Cockshutt entered combine production in the late 1930s with the introduction of the Number 6 pull type combine.
Well before the Second World War wound down to an end, Cockshutt began planning for the post war period. Cockshutt recognized that the reduced agricultural equipment manufacture resulting from the war along with increased agricultural production would result in the existing stock of farm equipment being worn out by the end of the war. As well farmers would have built up significant bank balances due to decent prices and demand for agricultural products. So there would be good demand after the war for modern farm machinery.
In addition, Cockshutt had modernized their manufacturing plants to manufacture war material for the government. In many cases the government had actively assisted manufacturers, including Cockshutt, to obtain modern manufacturing equipment and develop the needed technical skills to operate this equipment. As well war demands had also resulted in manufacturers being able to increase their engineering staff. Cockshutt as a result had greatly increased capabilities as a company.
One of the first wave of new products for the post war period was the development of a self-propelled combine. The Models SP109 and SP110 were in farmers’ fields in the fall of 1944 and were well received. Cockshutt developed the self-propelled combine line further after the war and introduced further models offering further developments such as hydraulically controlled tables, power steering and variable sheave traction drive.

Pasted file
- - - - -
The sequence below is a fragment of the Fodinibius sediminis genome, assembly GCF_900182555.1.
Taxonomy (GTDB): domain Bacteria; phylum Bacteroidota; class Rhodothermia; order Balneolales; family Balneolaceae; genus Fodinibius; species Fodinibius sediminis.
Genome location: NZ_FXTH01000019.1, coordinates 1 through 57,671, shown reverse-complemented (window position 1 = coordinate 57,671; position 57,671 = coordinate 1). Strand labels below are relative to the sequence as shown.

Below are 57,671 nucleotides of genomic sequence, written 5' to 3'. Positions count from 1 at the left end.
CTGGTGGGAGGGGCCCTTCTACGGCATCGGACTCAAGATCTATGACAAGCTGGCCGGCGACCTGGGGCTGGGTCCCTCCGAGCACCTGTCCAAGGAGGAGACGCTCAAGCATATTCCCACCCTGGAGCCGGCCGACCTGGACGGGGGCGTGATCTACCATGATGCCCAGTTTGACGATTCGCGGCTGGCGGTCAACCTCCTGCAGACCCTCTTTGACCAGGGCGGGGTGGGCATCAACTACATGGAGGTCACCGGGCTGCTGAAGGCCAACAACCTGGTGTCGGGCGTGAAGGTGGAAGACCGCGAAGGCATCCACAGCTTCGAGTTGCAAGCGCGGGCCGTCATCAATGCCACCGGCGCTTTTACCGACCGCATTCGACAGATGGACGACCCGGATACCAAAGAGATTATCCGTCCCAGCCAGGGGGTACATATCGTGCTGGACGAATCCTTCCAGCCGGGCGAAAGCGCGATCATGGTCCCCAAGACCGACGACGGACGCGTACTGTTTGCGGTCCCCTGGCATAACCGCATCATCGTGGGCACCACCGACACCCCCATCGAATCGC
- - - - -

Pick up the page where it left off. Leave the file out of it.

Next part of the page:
The MAM collection contains a Cockshutt 428 self-propelled combine. The 428 was in production between 1956 and 1962. The standard 428 come with a 12 foot header however 10 or 15 food headers were offered as options. Other standard equipment included a Chrysler flat head 6 cylinder industrial engine offering 76 horsepower and a Cockshutt Drive-O-Matic traction drive which was a four speed transmission coupled to a variable sheave drive. The variable sheave drive was hydraulically controlled off a foot pedal on the operator’s platform. This combination offered ground speeds varying from 5/8 to 9 MPH. The table was hydraulically raised and lowered.
The cylinder had 8 rasp bars and was 311/4 inches long and 21 7/8 inches in diameter. The speed of the cylinder could be varied from 727 rpm to 1178 rpm. The separation area was 32 inches wide and 117 inches long.
Accessories included a retractable finger auger on the table, lights, a pickup reel with 4 or 6 inch tooth spacing, ScourKleen auxiliary recleaner, slow speed cylinder sprockets, straw spreader and hour meter.
The Cockshutt Model 427 was essentially the same machine only a smaller engine was used which offered only 72 horsepower.